Those are the key reasons that CUNA and NAFCU are opposed to the legislation creating a Consumer Financial Protection Agency that the House Financial Services Committee passed 39 to 29 last Thursday.
Lobbyists for CUNA and NAFCU said they hoped to gain more favorable treatment for credit unions as the legislation moves forward in the House and the Senate.
"The legislation hasn't change much so far, and it doesn't address our concerns. The idea of a CFPA is intriguing if done the right way. This is the beginning of the process, not the end," said CUNA Vice President of Legislative Affairs Ryan Donovan.
NAFCU Executive Vice President of Government Affairs Dan Berger said that his association appreciates "the committee going after the bad actors, but some of their efforts spilled over to credit unions. Several committee members rightly pointed out that we didn't cause the crisis."
House Financial Services Committee Chairman Barney Frank (D-Mass.) has said he hopes the CFPA measure and other components of the regulatory restructuring bill will be considered by the full House before the end of the year. If the House passes it, it would then have to be considered by the Senate.
Credit unions and banks didn't get all that they wanted on the question of whether federal laws and regulations would preempt state consumer laws and regulations.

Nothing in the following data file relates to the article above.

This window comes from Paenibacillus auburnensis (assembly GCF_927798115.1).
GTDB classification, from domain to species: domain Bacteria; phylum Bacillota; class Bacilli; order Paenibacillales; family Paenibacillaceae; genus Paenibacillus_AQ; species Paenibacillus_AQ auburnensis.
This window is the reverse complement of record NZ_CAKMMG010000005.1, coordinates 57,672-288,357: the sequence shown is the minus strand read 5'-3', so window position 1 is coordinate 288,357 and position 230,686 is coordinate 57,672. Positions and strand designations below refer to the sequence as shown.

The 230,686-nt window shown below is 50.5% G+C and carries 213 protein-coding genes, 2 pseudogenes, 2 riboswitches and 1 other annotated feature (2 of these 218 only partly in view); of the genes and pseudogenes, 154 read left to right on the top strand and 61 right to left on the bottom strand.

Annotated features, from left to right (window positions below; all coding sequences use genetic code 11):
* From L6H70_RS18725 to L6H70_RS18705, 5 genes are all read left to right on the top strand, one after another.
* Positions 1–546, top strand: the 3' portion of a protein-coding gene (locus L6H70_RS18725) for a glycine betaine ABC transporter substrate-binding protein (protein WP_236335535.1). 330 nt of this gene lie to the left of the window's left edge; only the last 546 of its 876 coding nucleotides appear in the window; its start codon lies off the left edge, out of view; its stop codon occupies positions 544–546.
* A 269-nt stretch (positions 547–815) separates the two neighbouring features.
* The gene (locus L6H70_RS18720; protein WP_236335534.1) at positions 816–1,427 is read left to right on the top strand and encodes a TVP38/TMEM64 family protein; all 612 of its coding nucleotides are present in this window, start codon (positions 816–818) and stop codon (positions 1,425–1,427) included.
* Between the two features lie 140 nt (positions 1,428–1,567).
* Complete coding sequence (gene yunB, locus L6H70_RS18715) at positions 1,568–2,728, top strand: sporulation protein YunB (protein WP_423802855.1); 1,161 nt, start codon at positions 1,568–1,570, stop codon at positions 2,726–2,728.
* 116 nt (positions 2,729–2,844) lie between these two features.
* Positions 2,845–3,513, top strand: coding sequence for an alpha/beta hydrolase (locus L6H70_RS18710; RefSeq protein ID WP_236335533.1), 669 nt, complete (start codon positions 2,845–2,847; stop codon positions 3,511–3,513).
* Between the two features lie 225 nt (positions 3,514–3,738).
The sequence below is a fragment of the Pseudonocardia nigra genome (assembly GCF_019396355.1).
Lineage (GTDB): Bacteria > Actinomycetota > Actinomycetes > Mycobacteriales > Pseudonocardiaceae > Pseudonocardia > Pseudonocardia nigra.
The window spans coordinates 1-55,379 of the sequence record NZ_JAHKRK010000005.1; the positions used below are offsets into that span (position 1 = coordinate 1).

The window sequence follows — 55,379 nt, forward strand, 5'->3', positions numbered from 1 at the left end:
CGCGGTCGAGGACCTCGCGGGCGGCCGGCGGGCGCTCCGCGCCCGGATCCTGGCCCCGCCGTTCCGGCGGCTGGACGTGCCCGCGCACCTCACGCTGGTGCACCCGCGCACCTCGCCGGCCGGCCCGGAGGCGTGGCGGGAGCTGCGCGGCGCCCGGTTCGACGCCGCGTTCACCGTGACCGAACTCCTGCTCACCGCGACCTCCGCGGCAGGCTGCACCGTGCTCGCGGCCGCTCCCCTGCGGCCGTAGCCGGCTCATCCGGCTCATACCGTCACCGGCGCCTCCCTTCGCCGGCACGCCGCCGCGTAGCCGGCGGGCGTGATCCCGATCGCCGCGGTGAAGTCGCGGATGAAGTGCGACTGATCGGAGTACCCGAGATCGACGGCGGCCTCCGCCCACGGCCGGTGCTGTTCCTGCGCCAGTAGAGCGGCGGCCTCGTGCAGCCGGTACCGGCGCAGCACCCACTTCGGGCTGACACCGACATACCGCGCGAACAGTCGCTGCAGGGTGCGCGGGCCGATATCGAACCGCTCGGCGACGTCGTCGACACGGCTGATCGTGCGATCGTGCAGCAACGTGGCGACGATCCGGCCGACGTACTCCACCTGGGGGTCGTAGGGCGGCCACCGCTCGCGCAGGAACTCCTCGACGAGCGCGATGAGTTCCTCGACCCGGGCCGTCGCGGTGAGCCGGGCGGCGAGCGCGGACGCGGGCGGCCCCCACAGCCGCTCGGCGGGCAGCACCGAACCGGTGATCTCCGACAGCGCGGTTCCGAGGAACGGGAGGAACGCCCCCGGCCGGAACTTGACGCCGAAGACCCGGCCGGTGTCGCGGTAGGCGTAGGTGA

On a voice vote last Wednesday, the panel approved an amendment requiring financial institutions to comply with state consumer laws unless they get an exemption from their federal regulator.
Under the amendment, national banks would have to comply with state laws, even if they are tougher than federal laws and regulations, unless their federal regulator determines that the state law or regulation places the institution at a competitive disadvantage against state-chartered institutions.
Using powers given to it by the Federal Credit Union Act, the NCUA has previously preempted state lending requirements for federal credit unions.
Although the amendment doesn't mention federal credit unions, credit union trade groups continue to have some concerns about preemption issues.
Reps. Melvin Watt (D-N.C.) and Dennis Moore (D-Kan.) sponsored the amendment, which was a compromise between those who wanted to have no appeal process for having to comply with state rules (including the Obama administration and Frank) and financial institutions, which had sought a complete preemption.
But organizations representing state regulators, such as NASCUS, have fought hard to have as few exemptions to complying with state laws as possible. They contend that preserving state autonomy on these matters will result in stronger consumer protections. They have spoken of wanting a situation in which the federal rules "are a floor, not a ceiling," in terms of consumer protection.
But credit unions won a victory last Wednesday when the committee approved an amendment to exclude providers of credit insurance-including title and private mortgage insurance-from being regulated by the CFPA.